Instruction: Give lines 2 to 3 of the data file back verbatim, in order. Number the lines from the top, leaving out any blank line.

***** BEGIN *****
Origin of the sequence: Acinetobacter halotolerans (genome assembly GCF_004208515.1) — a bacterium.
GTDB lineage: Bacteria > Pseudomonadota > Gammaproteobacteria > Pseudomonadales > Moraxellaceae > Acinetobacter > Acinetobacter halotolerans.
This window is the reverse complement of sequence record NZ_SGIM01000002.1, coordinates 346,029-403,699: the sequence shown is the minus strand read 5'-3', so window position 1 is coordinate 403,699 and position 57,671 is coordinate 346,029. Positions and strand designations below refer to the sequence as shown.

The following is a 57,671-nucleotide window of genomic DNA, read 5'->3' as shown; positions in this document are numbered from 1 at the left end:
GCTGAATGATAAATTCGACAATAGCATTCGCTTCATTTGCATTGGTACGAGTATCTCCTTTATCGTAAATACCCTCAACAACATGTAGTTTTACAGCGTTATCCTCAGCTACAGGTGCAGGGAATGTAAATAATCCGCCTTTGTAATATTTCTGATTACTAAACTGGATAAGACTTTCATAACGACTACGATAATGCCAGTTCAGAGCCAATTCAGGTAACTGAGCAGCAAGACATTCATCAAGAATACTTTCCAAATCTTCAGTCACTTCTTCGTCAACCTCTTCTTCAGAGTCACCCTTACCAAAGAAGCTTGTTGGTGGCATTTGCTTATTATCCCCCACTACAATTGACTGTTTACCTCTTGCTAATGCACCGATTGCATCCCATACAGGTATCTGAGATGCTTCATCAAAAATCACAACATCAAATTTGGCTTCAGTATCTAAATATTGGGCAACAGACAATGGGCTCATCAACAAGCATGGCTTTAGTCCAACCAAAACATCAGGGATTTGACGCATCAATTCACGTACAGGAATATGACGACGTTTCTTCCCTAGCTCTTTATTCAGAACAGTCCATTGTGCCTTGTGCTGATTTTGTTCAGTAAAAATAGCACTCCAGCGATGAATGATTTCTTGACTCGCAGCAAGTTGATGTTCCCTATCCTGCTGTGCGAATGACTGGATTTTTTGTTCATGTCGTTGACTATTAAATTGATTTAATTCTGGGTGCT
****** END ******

GTDB lineage: Bacteria > Pseudomonadota > Gammaproteobacteria > Pseudomonadales > Moraxellaceae > Acinetobacter > Acinetobacter halotolerans.
This window is the reverse complement of sequence record NZ_SGIM01000002.1, coordinates 346,029-403,699: the sequence shown is the minus strand read 5'-3', so window position 1 is coordinate 403,699 and position 57,671 is coordinate 346,029. Positions and strand designations below refer to the sequence as shown.